The UK Elite Forces website reveals:


‘Reports from late November [2011] … state that British Special forces have met up with members of the Free Syrian Army (FSA), the armed wing of the Syrian National Council. The apparent goal of this initial contact was to establish the rebel forces’ strength and to pave the way for any future training operations.  More recent reports have stated that British and French Special Forces have been actively training members of the FSA, from a base in Turkey. Some reports indicate that training is also taking place in locations in Libya and Northern Lebanon. British MI6 operatives and UKSF (SAS/SBS) [UK Special Forces (Special Air Service/Special Boat Service)] personnel have reportedly been training the rebels in urban warfare as well as supplying them with arms and equipment. US CIA operatives and special forces are believed to be providing communications assistance to the rebels.7



FSA terrorist throws grenade.




Remember ‘Tom’, the MI6 agent who been present in Libya since October 2010? It turns out that MI6 had been facilitating the armaments of anti-Assad terrorists in Syria via Libya. ‘[A] secret agreement reached in early 2012 between the Obama and [Turkish] Erdoğan administrations … was responsible for getting arms from Gaddafi’s arsenals into Syria’, says Seymour Hersh.


‘[F]unding came from Turkey, as well as Saudi Arabia and Qatar; the CIA, with the support of MI6 … A number of front companies were set up in Libya, some under the cover of Australian entities’. Hersh goes on to note that ‘Retired American soldiers, who didn’t always know who was really employing them, were hired to manage procurement and shipping. The operation was run by [CIA director] David Petraeus’. Hersh notes that ‘[t]he involvement of MI6 enabled the CIA to evade the law by classifying the mission as a liaison operation’.8



Syria has been imploded.  


In March 2013, the Guardian reported:Jordanian security sources say [a] training effort is led by the US, but involves British and French instructors … [A] small number of [British] personnel, including special forces teams, have been in the country training the Jordanian military’.9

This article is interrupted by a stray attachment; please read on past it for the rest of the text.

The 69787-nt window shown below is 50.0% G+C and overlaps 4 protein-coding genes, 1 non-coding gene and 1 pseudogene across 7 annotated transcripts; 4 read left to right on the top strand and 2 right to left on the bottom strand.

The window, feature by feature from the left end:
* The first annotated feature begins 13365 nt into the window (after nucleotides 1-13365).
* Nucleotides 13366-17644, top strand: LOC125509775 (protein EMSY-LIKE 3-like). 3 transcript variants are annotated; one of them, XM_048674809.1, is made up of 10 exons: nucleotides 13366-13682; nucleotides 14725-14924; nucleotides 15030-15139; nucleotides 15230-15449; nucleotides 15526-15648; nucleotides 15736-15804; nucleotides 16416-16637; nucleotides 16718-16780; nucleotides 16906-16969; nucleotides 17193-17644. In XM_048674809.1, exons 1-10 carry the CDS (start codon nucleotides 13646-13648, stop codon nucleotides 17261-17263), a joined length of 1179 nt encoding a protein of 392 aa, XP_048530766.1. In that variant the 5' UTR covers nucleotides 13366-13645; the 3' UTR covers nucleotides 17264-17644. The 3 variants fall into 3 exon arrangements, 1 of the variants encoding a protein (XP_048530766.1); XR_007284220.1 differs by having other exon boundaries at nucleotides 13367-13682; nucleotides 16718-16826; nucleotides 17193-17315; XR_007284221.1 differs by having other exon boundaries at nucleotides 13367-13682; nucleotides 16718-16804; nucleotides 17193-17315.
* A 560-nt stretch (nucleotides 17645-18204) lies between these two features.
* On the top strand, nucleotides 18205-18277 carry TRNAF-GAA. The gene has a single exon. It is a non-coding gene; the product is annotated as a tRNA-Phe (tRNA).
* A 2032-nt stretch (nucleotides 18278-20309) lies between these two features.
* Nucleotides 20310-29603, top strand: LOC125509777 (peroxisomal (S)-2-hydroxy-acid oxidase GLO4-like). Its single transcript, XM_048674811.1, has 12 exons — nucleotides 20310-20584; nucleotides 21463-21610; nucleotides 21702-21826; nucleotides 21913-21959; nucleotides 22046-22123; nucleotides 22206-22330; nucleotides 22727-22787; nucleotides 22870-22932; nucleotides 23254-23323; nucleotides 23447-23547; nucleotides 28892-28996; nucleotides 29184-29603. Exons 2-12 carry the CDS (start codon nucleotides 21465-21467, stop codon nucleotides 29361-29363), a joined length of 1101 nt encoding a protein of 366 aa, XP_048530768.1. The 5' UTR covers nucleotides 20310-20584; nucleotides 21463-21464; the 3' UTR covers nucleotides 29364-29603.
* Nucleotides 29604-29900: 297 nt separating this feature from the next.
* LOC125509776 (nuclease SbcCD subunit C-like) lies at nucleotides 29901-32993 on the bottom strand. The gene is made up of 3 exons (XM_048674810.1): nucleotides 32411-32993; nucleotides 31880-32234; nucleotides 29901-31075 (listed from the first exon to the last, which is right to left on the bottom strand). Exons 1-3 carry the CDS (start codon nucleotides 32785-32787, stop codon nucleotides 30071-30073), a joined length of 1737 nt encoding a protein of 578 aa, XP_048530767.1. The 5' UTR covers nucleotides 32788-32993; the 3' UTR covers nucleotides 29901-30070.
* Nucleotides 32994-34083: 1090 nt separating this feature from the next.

1. Colonel John C. Buss, ‘Democratization as a United States Strategy for Middle East Security’, 18 March, 2005, US Army War College,


  1. Ed Husain, ‘EU offers a model for unifying the Middle East’, Council on Foreign Relations, 19 June, 2014, and Marina Ottaway and Amr Hamzawy, ‘Political Reform in the Middle East: Can the United States and Europe Work Together?’, Democracy and Rule of Law Project, December, 2004,


  1. Ben Smith, ‘Unrest Spreads to Syria’, House of Commons Library, SN/IA/5928, 11 June, 2011, and International Crisis Group, ‘Popular Protest in North Africa and the Middle East (V): Making Sense of Libya’, Crisis Group Middle East/North Africa Report N°107, 6 June 2011, Brussels: ICG,


  1. UK Ministry of Defence, ‘Strategic Trends Programme: Out to 2040’, February 2010 (2nd),


  1. Christof Lehmann,Dumas, “Top British Officials Confessed to Syria War Plans Two Years before Arab Spring”’, 16 June, 2013,


  1. Barbara Jones, ‘What was our man on the Libyan farm really up to?’, Mail on Sunday, 11 March, 2011,


  1. UK Elite Forces, ‘British Special Forces Training Syrian Rebels?’, 5 January, 2012,


  1. Seymour Hersh, ‘The red line and the rat line’, London Review of Books, Vol. 36, No. 8,· 17 April, 2014,


  1. Guardian, ‘West training Syrian rebels in Jordan’, 8 March, 2013,